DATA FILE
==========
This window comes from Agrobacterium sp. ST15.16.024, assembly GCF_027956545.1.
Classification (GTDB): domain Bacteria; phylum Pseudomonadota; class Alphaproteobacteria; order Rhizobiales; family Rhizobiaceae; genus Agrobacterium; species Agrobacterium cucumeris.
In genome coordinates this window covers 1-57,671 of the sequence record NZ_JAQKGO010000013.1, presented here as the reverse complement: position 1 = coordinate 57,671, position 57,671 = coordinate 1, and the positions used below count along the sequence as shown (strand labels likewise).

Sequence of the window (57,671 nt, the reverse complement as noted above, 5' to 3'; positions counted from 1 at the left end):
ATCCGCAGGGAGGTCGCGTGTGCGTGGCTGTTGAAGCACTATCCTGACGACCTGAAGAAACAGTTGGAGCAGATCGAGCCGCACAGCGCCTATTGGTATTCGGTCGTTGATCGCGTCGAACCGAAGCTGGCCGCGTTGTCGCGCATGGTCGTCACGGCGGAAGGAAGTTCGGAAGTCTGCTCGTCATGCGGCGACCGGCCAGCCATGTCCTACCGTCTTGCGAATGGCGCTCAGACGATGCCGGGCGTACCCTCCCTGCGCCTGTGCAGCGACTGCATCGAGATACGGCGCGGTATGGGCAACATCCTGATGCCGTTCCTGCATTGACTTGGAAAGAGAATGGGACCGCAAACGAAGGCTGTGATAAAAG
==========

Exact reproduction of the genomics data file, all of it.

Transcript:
This window comes from Agrobacterium sp. ST15.16.024, assembly GCF_027956545.1.
Classification (GTDB): domain Bacteria; phylum Pseudomonadota; class Alphaproteobacteria; order Rhizobiales; family Rhizobiaceae; genus Agrobacterium; species Agrobacterium cucumeris.
In genome coordinates this window covers 1-57,671 of the sequence record NZ_JAQKGO010000013.1, presented here as the reverse complement: position 1 = coordinate 57,671, position 57,671 = coordinate 1, and the positions used below count along the sequence as shown (strand labels likewise).

Sequence of the window (57,671 nt, the reverse complement as noted above, 5' to 3'; positions counted from 1 at the left end):
ATCCGCAGGGAGGTCGCGTGTGCGTGGCTGTTGAAGCACTATCCTGACGACCTGAAGAAACAGTTGGAGCAGATCGAGCCGCACAGCGCCTATTGGTATTCGGTCGTTGATCGCGTCGAACCGAAGCTGGCCGCGTTGTCGCGCATGGTCGTCACGGCGGAAGGAAGTTCGGAAGTCTGCTCGTCATGCGGCGACCGGCCAGCCATGTCCTACCGTCTTGCGAATGGCGCTCAGACGATGCCGGGCGTACCCTCCCTGCGCCTGTGCAGCGACTGCATCGAGATACGGCGCGGTATGGGCAACATCCTGATGCCGTTCCTGCATTGACTTGGAAAGAGAATGGGACCGCAAACGAAGGCTGTGATAAAAG